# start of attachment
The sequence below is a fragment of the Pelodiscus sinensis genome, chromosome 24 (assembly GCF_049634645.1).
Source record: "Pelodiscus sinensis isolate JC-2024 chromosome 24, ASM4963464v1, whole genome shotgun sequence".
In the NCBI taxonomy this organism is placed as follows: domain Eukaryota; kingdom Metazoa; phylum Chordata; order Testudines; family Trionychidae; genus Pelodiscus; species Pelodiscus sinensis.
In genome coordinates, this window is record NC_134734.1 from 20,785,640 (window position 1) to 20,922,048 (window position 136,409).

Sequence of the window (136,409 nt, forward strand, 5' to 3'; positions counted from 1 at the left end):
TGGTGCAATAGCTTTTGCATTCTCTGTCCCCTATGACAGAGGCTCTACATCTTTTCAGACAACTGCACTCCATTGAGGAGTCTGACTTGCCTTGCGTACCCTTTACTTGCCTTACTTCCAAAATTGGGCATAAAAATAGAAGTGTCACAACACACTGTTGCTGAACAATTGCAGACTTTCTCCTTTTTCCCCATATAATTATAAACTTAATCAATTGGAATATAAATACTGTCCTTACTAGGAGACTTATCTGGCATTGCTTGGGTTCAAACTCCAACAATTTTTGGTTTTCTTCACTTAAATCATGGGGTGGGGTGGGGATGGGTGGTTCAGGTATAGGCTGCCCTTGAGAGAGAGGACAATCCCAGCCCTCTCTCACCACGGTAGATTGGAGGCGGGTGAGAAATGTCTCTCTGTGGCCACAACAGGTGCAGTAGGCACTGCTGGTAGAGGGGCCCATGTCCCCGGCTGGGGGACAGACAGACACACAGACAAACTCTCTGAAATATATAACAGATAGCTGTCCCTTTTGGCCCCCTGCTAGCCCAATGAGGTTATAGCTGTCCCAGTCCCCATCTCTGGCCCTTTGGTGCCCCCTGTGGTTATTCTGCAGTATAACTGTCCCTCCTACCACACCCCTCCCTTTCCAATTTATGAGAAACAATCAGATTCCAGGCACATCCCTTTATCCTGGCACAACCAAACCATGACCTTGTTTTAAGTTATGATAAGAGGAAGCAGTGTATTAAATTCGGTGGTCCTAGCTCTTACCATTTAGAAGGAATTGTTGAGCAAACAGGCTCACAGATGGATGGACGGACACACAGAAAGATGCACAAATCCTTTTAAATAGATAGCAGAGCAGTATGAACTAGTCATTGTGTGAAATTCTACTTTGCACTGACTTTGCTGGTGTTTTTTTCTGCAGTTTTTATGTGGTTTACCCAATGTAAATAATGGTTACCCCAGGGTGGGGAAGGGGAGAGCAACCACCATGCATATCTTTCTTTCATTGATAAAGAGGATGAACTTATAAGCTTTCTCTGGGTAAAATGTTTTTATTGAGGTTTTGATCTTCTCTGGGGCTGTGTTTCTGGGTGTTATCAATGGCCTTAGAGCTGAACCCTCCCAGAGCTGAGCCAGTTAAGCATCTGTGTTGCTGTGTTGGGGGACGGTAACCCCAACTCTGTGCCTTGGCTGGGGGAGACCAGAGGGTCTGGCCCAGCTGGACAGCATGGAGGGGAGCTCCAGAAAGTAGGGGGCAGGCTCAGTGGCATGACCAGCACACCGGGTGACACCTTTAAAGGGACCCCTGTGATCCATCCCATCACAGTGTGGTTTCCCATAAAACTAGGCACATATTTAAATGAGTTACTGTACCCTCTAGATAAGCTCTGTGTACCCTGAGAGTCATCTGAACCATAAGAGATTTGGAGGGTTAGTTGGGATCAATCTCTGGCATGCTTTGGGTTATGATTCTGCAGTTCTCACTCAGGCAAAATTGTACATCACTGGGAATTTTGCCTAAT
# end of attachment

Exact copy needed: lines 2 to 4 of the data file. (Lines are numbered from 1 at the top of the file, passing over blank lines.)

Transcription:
Source record: "Pelodiscus sinensis isolate JC-2024 chromosome 24, ASM4963464v1, whole genome shotgun sequence".
In the NCBI taxonomy this organism is placed as follows: domain Eukaryota; kingdom Metazoa; phylum Chordata; order Testudines; family Trionychidae; genus Pelodiscus; species Pelodiscus sinensis.
In genome coordinates, this window is record NC_134734.1 from 20,785,640 (window position 1) to 20,922,048 (window position 136,409).